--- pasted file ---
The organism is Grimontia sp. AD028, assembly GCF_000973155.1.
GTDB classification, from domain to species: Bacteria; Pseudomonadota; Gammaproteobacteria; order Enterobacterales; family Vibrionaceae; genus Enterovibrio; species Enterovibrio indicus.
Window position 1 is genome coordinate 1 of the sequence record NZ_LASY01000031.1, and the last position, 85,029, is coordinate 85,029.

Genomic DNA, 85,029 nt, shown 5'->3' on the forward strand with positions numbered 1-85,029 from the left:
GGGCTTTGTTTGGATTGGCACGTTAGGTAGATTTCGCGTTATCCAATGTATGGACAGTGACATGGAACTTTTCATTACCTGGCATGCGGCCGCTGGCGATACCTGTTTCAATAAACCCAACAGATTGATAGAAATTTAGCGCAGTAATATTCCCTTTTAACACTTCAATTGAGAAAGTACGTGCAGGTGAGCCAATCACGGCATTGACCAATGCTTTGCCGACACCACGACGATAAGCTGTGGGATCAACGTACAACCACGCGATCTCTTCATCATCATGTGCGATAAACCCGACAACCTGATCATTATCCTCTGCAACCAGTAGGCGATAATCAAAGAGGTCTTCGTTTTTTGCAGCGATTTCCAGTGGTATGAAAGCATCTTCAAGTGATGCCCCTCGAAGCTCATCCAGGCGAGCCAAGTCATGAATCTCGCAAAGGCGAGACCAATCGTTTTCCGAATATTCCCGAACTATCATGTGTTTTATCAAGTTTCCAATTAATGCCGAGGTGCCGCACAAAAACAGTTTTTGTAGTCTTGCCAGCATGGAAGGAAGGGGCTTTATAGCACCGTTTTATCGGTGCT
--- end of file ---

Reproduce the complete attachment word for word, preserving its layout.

The organism is Grimontia sp. AD028, assembly GCF_000973155.1.
GTDB classification, from domain to species: Bacteria; Pseudomonadota; Gammaproteobacteria; order Enterobacterales; family Vibrionaceae; genus Enterovibrio; species Enterovibrio indicus.
Window position 1 is genome coordinate 1 of the sequence record NZ_LASY01000031.1, and the last position, 85,029, is coordinate 85,029.

Genomic DNA, 85,029 nt, shown 5'->3' on the forward strand with positions numbered 1-85,029 from the left:
GGGCTTTGTTTGGATTGGCACGTTAGGTAGATTTCGCGTTATCCAATGTATGGACAGTGACATGGAACTTTTCATTACCTGGCATGCGGCCGCTGGCGATACCTGTTTCAATAAACCCAACAGATTGATAGAAATTTAGCGCAGTAATATTCCCTTTTAACACTTCAATTGAGAAAGTACGTGCAGGTGAGCCAATCACGGCATTGACCAATGCTTTGCCGACACCACGACGATAAGCTGTGGGATCAACGTACAACCACGCGATCTCTTCATCATCATGTGCGATAAACCCGACAACCTGATCATTATCCTCTGCAACCAGTAGGCGATAATCAAAGAGGTCTTCGTTTTTTGCAGCGATTTCCAGTGGTATGAAAGCATCTTCAAGTGATGCCCCTCGAAGCTCATCCAGGCGAGCCAAGTCATGAATCTCGCAAAGGCGAGACCAATCGTTTTCCGAATATTCCCGAACTATCATGTGTTTTATCAAGTTTCCAATTAATGCCGAGGTGCCGCACAAAAACAGTTTTTGTAGTCTTGCCAGCATGGAAGGAAGGGGCTTTATAGCACCGTTTTATCGGTGCT